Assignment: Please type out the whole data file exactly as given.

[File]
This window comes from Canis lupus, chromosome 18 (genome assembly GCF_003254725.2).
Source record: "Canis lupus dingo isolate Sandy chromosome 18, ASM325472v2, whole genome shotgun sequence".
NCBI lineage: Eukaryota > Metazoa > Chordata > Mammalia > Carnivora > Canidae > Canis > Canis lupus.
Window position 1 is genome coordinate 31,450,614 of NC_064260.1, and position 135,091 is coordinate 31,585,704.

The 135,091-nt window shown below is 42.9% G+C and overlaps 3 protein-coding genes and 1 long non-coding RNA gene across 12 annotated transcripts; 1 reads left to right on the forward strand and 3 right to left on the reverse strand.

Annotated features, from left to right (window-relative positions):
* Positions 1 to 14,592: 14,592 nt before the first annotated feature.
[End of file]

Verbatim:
This window comes from Canis lupus, chromosome 18 (genome assembly GCF_003254725.2).
Source record: "Canis lupus dingo isolate Sandy chromosome 18, ASM325472v2, whole genome shotgun sequence".
NCBI lineage: Eukaryota > Metazoa > Chordata > Mammalia > Carnivora > Canidae > Canis > Canis lupus.
Window position 1 is genome coordinate 31,450,614 of NC_064260.1, and position 135,091 is coordinate 31,585,704.

The 135,091-nt window shown below is 42.9% G+C and overlaps 3 protein-coding genes and 1 long non-coding RNA gene across 12 annotated transcripts; 1 reads left to right on the forward strand and 3 right to left on the reverse strand.

Annotated features, from left to right (window-relative positions):
* Positions 1 to 14,592: 14,592 nt before the first annotated feature.